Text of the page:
I decided to start giving mindful eating a shot. I told myself I was going to be diligent about only eating when I was “truly hungry”, and stopping at 80% full. It started out very successfully. I was LOVING this journey I was on. I had decided to use intermittent fasting as a tool to “help” me stay on track. However — just like nutrition and health experts all over the place say — too much of anything is never good.
About month into this journey, I started to become obsessed with fasting. I was a “hunger addict” as I like to call it. I would hold daily competitions with myself to see how little I could eat in a given day. I remember my first 24 Hour, One Meal A Day (OMAD) fast— I felt amazing. My head was so clear. I had so much energy, I was light as a feather. The adrenaline high that I got from being able to stave off my hunger for an entire day was amazing.
Things were [obviously] starting to get out of hand/ I started to feel terribly weak. I could barely go on walks without getting exhausted. But, the insidious thing about these eating disorders — especially in today’s society — the exhaustion is addicting. The general feeling of constant hunger is a sign that you’re doing well. Plus, the weight was melting off. With maybe 10 pounds to lose, I lost 20 pounds in a month and a half. People were noticing my weight loss, and complimenting me on it! As long as I kept ignoring my body’s pleas for adequate fuel, I was able to maintain this new lifestyle.
As you continue to ignore your body, your body gets mad. And it begins to fight back.
You might lose your period.
You might be unable to control yourself when food is presented to you in surplus.
You might experience severe stomach cramping, diarrhea, constipation, or even vomiting as a result of eating “heavier” foods.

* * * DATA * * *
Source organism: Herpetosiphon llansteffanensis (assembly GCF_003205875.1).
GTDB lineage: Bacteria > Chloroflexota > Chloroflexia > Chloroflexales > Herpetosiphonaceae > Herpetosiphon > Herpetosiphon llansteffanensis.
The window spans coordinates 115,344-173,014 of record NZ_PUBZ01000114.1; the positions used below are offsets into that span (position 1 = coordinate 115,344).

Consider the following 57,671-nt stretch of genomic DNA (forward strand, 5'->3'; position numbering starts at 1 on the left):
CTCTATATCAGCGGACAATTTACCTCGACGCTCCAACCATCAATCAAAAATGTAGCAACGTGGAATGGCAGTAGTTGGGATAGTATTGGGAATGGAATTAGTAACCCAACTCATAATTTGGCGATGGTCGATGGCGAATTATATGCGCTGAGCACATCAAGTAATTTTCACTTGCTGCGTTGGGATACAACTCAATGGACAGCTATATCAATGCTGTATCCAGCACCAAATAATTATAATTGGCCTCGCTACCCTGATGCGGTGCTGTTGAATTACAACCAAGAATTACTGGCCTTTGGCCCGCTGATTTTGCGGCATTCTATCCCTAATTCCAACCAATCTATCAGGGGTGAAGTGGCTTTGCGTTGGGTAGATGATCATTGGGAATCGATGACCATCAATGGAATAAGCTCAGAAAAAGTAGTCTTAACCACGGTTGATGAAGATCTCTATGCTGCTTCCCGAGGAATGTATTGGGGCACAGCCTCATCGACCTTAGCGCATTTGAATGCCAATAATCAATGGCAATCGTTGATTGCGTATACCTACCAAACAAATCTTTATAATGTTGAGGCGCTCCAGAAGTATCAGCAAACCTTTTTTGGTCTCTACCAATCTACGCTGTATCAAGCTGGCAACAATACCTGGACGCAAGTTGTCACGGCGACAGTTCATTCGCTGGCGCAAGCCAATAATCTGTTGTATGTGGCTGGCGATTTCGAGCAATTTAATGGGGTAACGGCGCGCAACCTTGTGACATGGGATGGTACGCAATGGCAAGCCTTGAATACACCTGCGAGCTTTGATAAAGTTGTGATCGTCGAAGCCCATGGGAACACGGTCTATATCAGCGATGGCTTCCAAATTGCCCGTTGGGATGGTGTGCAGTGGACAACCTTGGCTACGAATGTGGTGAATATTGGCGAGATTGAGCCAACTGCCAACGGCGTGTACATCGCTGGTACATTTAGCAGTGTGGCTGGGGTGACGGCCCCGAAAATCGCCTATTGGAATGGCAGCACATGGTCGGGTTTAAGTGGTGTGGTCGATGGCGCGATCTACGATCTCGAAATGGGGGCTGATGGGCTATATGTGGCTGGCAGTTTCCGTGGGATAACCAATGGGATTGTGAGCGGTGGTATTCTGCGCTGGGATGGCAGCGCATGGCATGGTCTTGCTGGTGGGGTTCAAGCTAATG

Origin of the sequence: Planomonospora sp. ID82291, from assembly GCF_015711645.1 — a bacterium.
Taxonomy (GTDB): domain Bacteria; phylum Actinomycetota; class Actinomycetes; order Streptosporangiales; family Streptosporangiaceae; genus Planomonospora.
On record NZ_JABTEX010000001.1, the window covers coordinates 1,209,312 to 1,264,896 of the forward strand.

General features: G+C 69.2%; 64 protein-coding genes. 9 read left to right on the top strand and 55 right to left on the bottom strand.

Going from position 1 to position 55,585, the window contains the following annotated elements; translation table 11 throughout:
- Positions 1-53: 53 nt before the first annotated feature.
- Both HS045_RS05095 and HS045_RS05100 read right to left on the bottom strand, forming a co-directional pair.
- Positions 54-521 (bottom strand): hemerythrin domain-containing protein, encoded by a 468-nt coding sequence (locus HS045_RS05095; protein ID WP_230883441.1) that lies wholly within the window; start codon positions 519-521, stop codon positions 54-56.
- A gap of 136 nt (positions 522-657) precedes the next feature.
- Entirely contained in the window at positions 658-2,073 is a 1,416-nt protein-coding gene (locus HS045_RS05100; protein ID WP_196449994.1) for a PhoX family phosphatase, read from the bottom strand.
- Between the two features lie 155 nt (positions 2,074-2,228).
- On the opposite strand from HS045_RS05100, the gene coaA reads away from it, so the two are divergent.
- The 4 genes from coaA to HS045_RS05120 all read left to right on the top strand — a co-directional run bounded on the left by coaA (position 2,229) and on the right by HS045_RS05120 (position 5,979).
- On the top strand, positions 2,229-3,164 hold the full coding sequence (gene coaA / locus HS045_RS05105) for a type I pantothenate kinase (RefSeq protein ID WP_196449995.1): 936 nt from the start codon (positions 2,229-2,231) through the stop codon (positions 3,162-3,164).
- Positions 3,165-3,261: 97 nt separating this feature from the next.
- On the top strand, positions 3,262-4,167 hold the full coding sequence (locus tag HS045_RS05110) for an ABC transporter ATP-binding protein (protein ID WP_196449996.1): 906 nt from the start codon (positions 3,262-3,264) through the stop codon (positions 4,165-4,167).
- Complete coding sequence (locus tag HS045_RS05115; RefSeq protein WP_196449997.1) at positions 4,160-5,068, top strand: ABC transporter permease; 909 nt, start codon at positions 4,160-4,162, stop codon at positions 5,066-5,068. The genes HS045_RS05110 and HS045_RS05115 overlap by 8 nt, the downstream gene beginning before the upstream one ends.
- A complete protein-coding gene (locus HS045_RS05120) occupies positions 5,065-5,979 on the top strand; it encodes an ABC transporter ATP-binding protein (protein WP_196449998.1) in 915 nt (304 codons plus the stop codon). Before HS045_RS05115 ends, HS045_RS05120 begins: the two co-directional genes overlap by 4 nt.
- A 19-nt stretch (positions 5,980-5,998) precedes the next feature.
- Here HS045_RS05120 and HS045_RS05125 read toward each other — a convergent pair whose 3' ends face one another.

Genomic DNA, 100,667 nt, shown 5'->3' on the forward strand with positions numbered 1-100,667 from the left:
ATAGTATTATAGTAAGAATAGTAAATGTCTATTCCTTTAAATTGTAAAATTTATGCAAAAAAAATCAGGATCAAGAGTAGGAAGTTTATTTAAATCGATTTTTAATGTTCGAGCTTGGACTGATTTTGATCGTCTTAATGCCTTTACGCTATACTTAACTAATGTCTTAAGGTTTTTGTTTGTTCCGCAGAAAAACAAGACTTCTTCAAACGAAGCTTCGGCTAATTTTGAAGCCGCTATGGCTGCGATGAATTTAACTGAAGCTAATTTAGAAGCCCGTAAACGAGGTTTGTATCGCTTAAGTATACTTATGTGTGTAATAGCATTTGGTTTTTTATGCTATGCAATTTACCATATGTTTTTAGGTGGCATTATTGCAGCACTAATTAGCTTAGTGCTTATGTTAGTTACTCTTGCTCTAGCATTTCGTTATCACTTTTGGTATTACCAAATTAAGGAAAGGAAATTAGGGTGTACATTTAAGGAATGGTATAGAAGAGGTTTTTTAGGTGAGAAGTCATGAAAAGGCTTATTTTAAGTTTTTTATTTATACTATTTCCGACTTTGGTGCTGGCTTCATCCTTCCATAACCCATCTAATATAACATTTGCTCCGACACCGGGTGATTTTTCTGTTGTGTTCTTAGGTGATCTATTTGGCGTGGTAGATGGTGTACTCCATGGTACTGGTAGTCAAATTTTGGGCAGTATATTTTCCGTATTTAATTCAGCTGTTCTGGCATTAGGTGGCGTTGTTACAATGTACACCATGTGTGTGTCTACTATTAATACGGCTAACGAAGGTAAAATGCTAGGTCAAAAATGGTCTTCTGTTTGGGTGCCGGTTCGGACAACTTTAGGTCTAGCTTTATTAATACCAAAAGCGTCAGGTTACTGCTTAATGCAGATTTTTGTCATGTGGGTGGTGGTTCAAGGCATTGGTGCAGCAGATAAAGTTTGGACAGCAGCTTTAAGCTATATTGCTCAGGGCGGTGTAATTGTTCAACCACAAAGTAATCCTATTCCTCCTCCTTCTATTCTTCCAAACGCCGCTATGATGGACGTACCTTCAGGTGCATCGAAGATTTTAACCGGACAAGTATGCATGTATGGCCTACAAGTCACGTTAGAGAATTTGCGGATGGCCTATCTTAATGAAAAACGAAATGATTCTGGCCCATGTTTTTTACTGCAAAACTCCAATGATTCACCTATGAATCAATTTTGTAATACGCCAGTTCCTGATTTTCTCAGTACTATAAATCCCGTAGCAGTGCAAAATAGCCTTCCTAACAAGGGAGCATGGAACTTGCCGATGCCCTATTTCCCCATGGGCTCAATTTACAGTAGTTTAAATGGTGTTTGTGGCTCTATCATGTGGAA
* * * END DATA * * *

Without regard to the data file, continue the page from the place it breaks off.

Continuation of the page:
You might find yourself unable to get restful sleep.
You might experience heightened anxiety and stress with regards to normal social situations like going to eat at a friend’s house or having your partner cook dinner instead of you.
You might, slowly but surely, turn into a thin shell of who you once were. Unable to hold conversations/social interactions with even those closest to you.
I know this is all possible because I lived through it, and it still took almost 2 years after these symptoms manifested themselves to realize that I had developed a new, and much more serious eating disorder.
Your ED will do whatever it can to retain control of your mind. It will convince you that it’s not worth it to get better. It’s not worth it to have your period, or to get through a day without feeling lightheaded when you stand up. It’s not worth it to gain the weight, even though you’ll gain so much energy and LIFE back. It’s not worth it to get help. And it’s definitely not worth it to lose that control you’ve worked so hard to maintain.
Your ED is a liar.
As is much of the language that exists in diet culture.
Eating can be simple. It can be functional. But it can also be FUN.
Yes, food is fuel, but food has been a source of enjoyment across all cultures, continents, and creatures of the Earth. It does not have to be complex, filled with rules of what, when, and how to eat. Contrary to what many zealots of the nutrition/diet industry will tell you, eating carbs will not make you fat, eating fat will definitely not make you fat, and chances are you can eat more calories than you think and still not gain a pound.
What experts don’t tell you is that the stress that you cause yourself agonizing over every calorie, over the fact that you had that extra sweet last night is actually more likely to cause weight gain than the delicious treat itself.
As I said in the beginning, I am no expert.
I don’t have any credentials to tell you how to get better. Heck, I’m still in my own process of getting better each day. Some days I feel like I’ve conquered my ED. Others, I feel like I regressed further behind where I ever was before. Recovery isn’t easy, and it’s not instant. It’s hard work, and it involves challenging a voice in your head that has been ingrained into your very psyche for a Very. Long. Time. It’s hard to silence that voice, just like it’s hard to quit any bad habit. But what you need to know is that life without that voice is SO MUCH BETTER. Life without that voice is paradise compared to life with that voice, despite what it will try to tell you.
So my final advice in this ramble of an essay is this: Get the help that you NEED and you DESERVE. Surround yourself with a support system that will help you fight off the negative thoughts and your own ED voice. And don’t be afraid to have two cookies instead of one.